Now, if you’ve heard Ajit’s side of this, I play quite a passive role. I think he doesn’t want to remember, or doesn’t know everything that happened silently, though he doesn’t lie when he says I am not fond of violence.
I’m not fond of it… but when there’s a purpose, then I can forgive myself.
Devika and Vivek, hand-in-hand, entered the temple an hour or so after Aarti and I had, and, for the once in a very long time, my mother looked my way, her nostrils flaring as she realized the girl next to me was now immortal. Vivek followed her gaze, his eyes narrowing, then turning to Ajit.
They continued on to the dais, reclining as they usually did, though I could feel their anger at me building. Their Pets gathered at their feet, bowing their heads. Devika smiled at them. “Tonight, you may leave us to ourselves. We have exciting plans to discuss. Ones that I know you’ll all adore.” The cult left in a susurrus of voices, wondering what the exciting plans could be. Her eyes met mine from across the room as it emptied, saying that what I did had consequences; I remember raising an eyebrow at her before I turned away.
My mother and uncle stood before me as the last of their followers left the temple.
“How dare you? You gave our gift to a human? And a child, no less!” Devika grabbed my shoulder, shaking me as Aarti watched, her fear growing.
Uncle Vivek leaned in close to my face, spittle leaving his lips. “What were you thinking? Do… do you see yourself as Kali sees herself, child?”
I shrugged from my mother’s grip and turned from my uncle’s wrath. “Aarti, we’re going to find children who need us. Make them wha—” Fingers dug into the flesh of my upper arm, flinging me into the pillows that lined the dais across the room.
Devika aimed for the soft place, wanting to make a point that she was in control but not wanting to hurt me, her daughter. To this day, I think I would have preferred being treated as an equal as she would have done to Vivek or Kali in the same situation. She would have aimed to hurt them.
“How dare you ignore me? I am your mother.”
In a heartbeat, I stood before her, gazing up, and Ajit at my back, his hand on my shoulder. Disgust and anger filled every cell in my body. My hand raised on its own… and Devika flew back, the wall she hit crumbling down on her. “I’ve had enough, Mother.” She pulled herself out to her waist, but stayed there, eyes wide, stunned by the impact and my insolence.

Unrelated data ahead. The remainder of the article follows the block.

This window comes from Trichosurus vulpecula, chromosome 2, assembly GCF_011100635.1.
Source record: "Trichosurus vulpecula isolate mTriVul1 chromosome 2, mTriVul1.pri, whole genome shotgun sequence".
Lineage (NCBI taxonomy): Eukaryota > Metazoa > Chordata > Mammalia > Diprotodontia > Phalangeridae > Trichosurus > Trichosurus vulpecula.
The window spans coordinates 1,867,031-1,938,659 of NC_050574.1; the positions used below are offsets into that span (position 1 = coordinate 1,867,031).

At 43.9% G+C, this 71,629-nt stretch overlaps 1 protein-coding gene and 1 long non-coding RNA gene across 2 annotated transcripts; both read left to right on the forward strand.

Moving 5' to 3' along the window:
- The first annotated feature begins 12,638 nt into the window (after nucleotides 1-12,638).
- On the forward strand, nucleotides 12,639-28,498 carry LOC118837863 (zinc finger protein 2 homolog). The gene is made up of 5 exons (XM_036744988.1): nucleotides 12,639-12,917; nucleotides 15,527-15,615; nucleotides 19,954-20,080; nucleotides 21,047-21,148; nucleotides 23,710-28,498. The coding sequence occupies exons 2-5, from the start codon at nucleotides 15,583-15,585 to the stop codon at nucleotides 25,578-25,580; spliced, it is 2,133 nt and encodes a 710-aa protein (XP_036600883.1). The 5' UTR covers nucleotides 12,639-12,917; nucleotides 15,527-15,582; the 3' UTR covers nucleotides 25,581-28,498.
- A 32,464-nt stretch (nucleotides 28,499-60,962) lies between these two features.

Vivek moved my way, but all it took was turning my head his direction to stop. And I don’t mean he stopped of his own volition. He wanted to hurt me, to show the child I was that he was in charge. His body froze mid-step at my command, his rage a tidal wave over me. I sent an image of him engulfed in flames into his mind. You know I can, Uncle… and I will if you try to hurt us or stop us from leaving.
“Spoiled brat. You’ve been given everything.” His eyes moved to Ajit. “And you, son?”
I still regret that I hadn’t given my cousin much choice. Had Ajit stayed, he would have paid for my actions. Maybe he would have fought back, like I was doing, but I don’t believe he knew the absolute power he possessed. We were equals to Devika and Vivek, and, I imagine, he would have realized that when he was pushed too far by one of them, when his abilities exploded in his own rage and fear on one, or both, of them.
Ajit looked from me to his father then back but said nothing. He motioned Aarti over to him and took our hands.
We three, hand in hand, left without a word.
To be continued…